– The WSJ reported that Procter & Gamble (P&G) said it beat Nelson Peltz by 6.15 million votes – or only about 0.2 percent of its shares outstanding – a slim difference that will require a recount to determine the final outcome of the most expensive proxy fight in history.
‘Trian continues to believe the election is too close to call,’ Peltz’s Trian Fund Management said, adding that the initial results are based ‘on estimates and incomplete information.’ P&G said it could take several weeks for an independent inspector to confirm the results. ‘P&G shareholders have spoken,’ a company spokesperson said. ‘Our focus continues to be on delivering the results shareholders expect of us and we expect of ourselves – and we’re on the right track. We are confident in the conclusion we reached last week.’
– The WSJ also noted that the UK government moved to extend its powers to block foreign acquisitions of UK companies that threaten national security to include makers of advanced technology alongside military equipment manufacturers. The proposals include measures that would allow the government to scrutinize much smaller deals than existing rules allow. The plans emerge as China’s appetite for foreign technology companies raises concerns over its access to intellectual property that might potentially be used against the US and Europe both economically and militarily.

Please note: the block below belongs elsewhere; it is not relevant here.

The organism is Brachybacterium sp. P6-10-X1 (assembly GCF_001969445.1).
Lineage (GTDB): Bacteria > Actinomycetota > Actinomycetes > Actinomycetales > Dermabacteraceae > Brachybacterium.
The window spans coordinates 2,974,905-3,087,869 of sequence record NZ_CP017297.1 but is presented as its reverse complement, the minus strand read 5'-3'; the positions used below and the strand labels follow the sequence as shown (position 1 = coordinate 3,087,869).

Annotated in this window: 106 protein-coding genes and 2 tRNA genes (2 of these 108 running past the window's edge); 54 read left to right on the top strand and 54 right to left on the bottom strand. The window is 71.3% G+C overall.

– Kenneth Chenault, chair and CEO of American Express and one of the country’s most prominent African-American corporate leaders, will step down on February 1, according to the WSJ. Chenault will be succeeded as CEO by Stephen Squeri, a 30-year American Express veteran who previously ran its division in charge of corporate cards. As vice chair since 2015, Squeri had spent more time meeting with shareholders, leading many to believe he was on the short list to be the next CEO.